This month we've included everything you ever wanted to know about F# Active Patterns, why developers find it difficult to convince managers to let them 'do TDD', the results of GitHub's Open Source developer survey and a note on transparent salaries. Phew.
Kind regards, The Codurance Team
P.S P.S Missed our first newsletter? Catch up here
P.P.S Have you written something that you'd to share with the Software Craftsmanship community? Perhaps you'd like us to include a topic that we have yet to cover? Reply to this email and we'll try and make it happen.
Our opinion on... open financials and open salaries.
Since we started Codurance, we always wanted to have our employees involved with all aspects of our business. Besides trusting them as craftsmen, we would love to have their input on how to build a great company. In order to maximise everyone’s contribution, we felt that everyone should have access to the same amount of information, and that includes all the financials and salaries. Although scary, we knew that it was the right thing to do. So, 2.5 years ago we opened all our financials. From that day, every single employee has had full access to the company’s financials. This includes: Salaries, Revenues by project, Project contract details, Assets, Liabilities, Cashflow, Costs, and Taxes we pay.
Looking back, it was one of the best decisions we’ve made. That decision supported our culture of openness and transparency. Two and half years later and 3 times bigger in size, we can have very open conversations about the direction of our business, the importance of each client, we can discuss which benefits we can provide, we can openly discuss new hires, which investments we are all comfortable to make, and many other things. Codurance would never be the company it is today without the open contributions from all our people. There is no elephant in the room anymore and we can all focus on making our company a place that we all love.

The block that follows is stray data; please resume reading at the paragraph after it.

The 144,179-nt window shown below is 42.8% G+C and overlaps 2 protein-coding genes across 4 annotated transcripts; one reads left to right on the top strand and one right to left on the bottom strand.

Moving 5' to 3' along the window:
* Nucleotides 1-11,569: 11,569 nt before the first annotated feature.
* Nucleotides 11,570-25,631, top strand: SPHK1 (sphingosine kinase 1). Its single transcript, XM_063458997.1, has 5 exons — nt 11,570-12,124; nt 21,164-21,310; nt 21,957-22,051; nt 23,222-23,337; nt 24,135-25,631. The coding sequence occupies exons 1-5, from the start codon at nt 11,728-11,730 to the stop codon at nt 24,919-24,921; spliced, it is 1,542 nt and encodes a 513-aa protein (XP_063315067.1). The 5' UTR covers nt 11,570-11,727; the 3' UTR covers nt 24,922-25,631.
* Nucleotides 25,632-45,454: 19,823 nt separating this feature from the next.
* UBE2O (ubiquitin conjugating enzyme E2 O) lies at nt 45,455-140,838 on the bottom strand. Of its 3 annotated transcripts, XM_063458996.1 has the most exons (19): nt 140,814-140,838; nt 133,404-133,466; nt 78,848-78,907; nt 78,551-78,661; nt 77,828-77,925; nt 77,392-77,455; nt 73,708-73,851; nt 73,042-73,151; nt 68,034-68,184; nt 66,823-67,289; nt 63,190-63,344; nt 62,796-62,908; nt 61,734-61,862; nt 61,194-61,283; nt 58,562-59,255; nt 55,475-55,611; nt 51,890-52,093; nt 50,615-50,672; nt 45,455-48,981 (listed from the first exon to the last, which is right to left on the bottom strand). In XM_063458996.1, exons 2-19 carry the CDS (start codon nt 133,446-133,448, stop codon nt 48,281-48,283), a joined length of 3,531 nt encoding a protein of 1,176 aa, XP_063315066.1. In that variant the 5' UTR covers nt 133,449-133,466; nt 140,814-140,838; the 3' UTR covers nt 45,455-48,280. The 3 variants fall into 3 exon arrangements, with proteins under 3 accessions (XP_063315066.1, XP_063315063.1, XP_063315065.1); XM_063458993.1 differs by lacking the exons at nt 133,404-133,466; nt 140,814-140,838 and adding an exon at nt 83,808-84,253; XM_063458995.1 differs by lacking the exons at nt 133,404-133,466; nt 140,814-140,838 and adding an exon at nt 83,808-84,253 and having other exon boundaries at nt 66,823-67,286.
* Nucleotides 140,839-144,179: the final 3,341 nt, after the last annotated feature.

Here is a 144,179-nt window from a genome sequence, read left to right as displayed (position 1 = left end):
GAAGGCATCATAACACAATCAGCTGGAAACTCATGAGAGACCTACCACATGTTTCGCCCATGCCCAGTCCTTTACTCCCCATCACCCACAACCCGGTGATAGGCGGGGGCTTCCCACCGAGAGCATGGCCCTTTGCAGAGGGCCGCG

We often get asked questions along the lines of 'how do I convince my manager to allow us to do TDD'. Sandro's blog post looks at why focusing on practices, rather than starting with solutions and working backwards, often holds development teams back from introducing new technical practices.
'For a theory even to be wrong, it must be predictive and testable and falsifiable. If it cannot be falsified - if it does not make some prediction that could in theory be tested and proven false - then it does not count as science.'
James Governor (Red Monk)'s look at how Amazon Web Services have been strategically hiring some of the most well know experts in the Software industry, and how this runs against the grain of the 20's hiring myth.
Daniel Lebrero attempt to empirically prove, via GitHub issues labelled as bugs across repos, as to whether static types produce more bugs. Includes interesting charts and a few takeaways in the conclusion.
Earlier this week, Sandro was invited to the Yellow Duck Podcast, a dedicated to software technology, developer problems and solutions. Catch Sandro's views on Software Craftsmanship, such as when it's appropriate to adopt or drop certain aspects of being a Craftsman.
GitHub teamed up with researchers from academia, industry, and the community to produce this survey on the attitudes, experiences, and backgrounds of those who use, build, and maintain open source software. Interesting reading.
Blog post from the GitHub engineering team on designing a new DNS infrastructure, aiming to improve operational issues (including scaling and visibility), as well as introducing some additional requirements.
Crafting Code course has been delivered to over 1,000 developers across Europe, introducing the ethos of Software Craftsmanship via Clean Code, TDD (Classicist and Outside-In) and techniques to deal with legacy code. Our new Crafted Design course brings these skills to a new level, purely focusing on the design aspect of software development, from emerging design through TDD, all the way up to designing micro services.